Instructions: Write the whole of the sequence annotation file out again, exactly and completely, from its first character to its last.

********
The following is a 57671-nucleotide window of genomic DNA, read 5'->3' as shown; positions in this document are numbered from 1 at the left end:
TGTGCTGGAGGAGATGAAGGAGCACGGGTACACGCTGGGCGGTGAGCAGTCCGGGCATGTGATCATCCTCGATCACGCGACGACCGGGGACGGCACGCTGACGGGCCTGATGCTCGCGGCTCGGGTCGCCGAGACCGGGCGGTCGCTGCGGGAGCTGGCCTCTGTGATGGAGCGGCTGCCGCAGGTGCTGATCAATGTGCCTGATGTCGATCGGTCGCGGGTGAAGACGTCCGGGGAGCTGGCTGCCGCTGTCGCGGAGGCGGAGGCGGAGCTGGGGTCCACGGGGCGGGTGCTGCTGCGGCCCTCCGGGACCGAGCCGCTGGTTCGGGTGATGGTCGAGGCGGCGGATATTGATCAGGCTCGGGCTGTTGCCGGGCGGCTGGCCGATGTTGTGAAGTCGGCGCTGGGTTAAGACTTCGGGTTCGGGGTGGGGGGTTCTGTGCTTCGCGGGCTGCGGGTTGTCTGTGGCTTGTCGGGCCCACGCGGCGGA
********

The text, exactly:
The following is a 57671-nucleotide window of genomic DNA, read 5'->3' as shown; positions in this document are numbered from 1 at the left end:
TGTGCTGGAGGAGATGAAGGAGCACGGGTACACGCTGGGCGGTGAGCAGTCCGGGCATGTGATCATCCTCGATCACGCGACGACCGGGGACGGCACGCTGACGGGCCTGATGCTCGCGGCTCGGGTCGCCGAGACCGGGCGGTCGCTGCGGGAGCTGGCCTCTGTGATGGAGCGGCTGCCGCAGGTGCTGATCAATGTGCCTGATGTCGATCGGTCGCGGGTGAAGACGTCCGGGGAGCTGGCTGCCGCTGTCGCGGAGGCGGAGGCGGAGCTGGGGTCCACGGGGCGGGTGCTGCTGCGGCCCTCCGGGACCGAGCCGCTGGTTCGGGTGATGGTCGAGGCGGCGGATATTGATCAGGCTCGGGCTGTTGCCGGGCGGCTGGCCGATGTTGTGAAGTCGGCGCTGGGTTAAGACTTCGGGTTCGGGGTGGGGGGTTCTGTGCTTCGCGGGCTGCGGGTTGTCTGTGGCTTGTCGGGCCCACGCGGCGGA